Alzheimer's Care: Veterans Benefits

Forgetting but Never Forgotten

Alzheimer’s disease is a progressive and fatal disease affecting as many as 5.3 million Americans. It slowly destroys brain cells, causing memory loss and problems with thinking and behavior severe enough to affect your work, lifelong hobbies and social life. Currently, there is no known cure for Alzheimer’s, making it the seventh-leading cause of death in the United States.

Early detection is critical to increase the chances of benefitting from treatment. It also provides you and your loved ones more time to plan for the future and make choices that can maximize your independence and quality of life.

Alzheimer’s disease can happen to anyone – your loved one, your neighbor – even you. Don’t let it stop you from living the life you want! Learn how to create a safe and comfortable environment and to make tasks of daily living more manageable in Santa Barbara and San Luis Obispo Counties.

Here are some helpful articles and links:

Videos

Seven Ways to Keep your Memory Sharp - The Dr. Oz Show//www.doctoroz.com/videos/seven-ways-keep-your-memory-sharpYou don’t have to lose your memory as you age! Start exercising your brain now!

What’s Your Risk for Alzheimer’s, Part 1 - The Dr. Oz Show//www.doctoroz.com/videos/whats-your-risk-alzheimers-pt-1 Dr. Oz and a leading expert in Alzheimer’s research explain how breakthrough’s in Alzheimer’s prevention can make it possible to stop Alzheimer’s before it stops.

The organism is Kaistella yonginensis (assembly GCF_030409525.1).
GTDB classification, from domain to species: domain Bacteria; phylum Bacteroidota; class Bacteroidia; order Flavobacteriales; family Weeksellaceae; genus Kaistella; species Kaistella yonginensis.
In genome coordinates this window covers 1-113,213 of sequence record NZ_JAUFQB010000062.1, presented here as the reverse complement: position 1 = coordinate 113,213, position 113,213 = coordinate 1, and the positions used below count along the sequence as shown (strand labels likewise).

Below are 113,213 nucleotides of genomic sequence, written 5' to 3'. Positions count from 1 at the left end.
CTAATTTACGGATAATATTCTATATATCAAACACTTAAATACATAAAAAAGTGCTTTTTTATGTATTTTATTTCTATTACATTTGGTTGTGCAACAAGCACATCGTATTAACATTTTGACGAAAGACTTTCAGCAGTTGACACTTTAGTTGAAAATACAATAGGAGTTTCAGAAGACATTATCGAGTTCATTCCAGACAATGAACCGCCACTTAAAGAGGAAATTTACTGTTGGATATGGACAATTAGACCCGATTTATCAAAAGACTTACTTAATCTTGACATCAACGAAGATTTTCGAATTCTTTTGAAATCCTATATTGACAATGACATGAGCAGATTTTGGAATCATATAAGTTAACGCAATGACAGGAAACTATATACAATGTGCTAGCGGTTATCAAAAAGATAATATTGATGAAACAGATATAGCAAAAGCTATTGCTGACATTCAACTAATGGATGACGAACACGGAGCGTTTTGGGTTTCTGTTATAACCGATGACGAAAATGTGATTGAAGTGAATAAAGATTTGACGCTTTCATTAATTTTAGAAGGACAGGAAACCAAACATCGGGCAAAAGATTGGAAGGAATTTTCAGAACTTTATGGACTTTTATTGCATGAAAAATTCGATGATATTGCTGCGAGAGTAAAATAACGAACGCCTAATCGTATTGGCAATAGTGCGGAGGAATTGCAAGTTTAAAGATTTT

What is Alzheimer’s Video - AboutAlz.org //www.youtube.com/watch?v=7_kO6c2NfmE&feature=youtu.be A short video explaining Alzheimer’s and the different stages as it progresses in the brain.

A message for patients and their families: A video from AboutAlz.org//www.youtube.com/watch?v=zEst_VxwA4U A video for patients and families of those affected by Alzheimer’s disease.

3 stages of Alzheimer’s disease introduced - CNN.com//www.cnn.com/2011/HEALTH/04/19/alzheimers.diagnosis.guidelines/index.htmlDoctors are suggesting a redefinition of Alzheimer’s that would include even mild memory and behavioral symptoms.

Articles

Alzheimer’s Caregiver Stress: Easing the Burden and Finding Support - WebMD.com //www.webmd.com/alzheimers/guide/role-caregiverHelpful tips for caregivers of those suffering from Alzheimer’s disease.

Alzheimer’s Information and News - WebMD.com//www.webmd.com/alzheimers/default.htm This is a centralized resource for information and news on Alzheimer’s Disease.

Seven Ways to Still Connect and Communicate as Alzheimer’s Advances - WebMD.com //blogs.webmd.com/strong-at-the-broken-places/2010/10/seven-ways-to-still-connect-and-communicate-as-alzheimers-advances.html Those with Alzheimer’s struggle to express themselves, and their caregivers struggle to understand them.

Alzheimer’s Disease: Tips for Maintaining a Normal Life - WebMD.com//www.webmd.com/alzheimers/caregivers-09/memory-tips Tips are offered for those living with Alzheimer’s and dealing with the disease every day.

Early Signs of Alzheimer’s/Dementia: When to Call a Doctor - WebMD.com//www.webmd.com/alzheimers/caregivers-09/warning-signs If you’re worried about a loved one’s memory, here’s what you need to know -- and do.

Inside the Brain: An Interactive Tour - Alzheimer’s Association//www.alz.org/alzheimers_disease_4719.asp The Brain Tour explains how the brain works and how Alzheimer’s affects it.

Managing Common Symptoms and Problems with mid-stage Alzheimer’s - HelpGuide.org //www.helpguide.org/articles/alzheimers-dementia/alzheimers-behavior-management.htm Tips for managing common behavior problems in mid-stage Alzheimer’s dementia such as wandering, hiding things, aggressiveness and difficulty eating.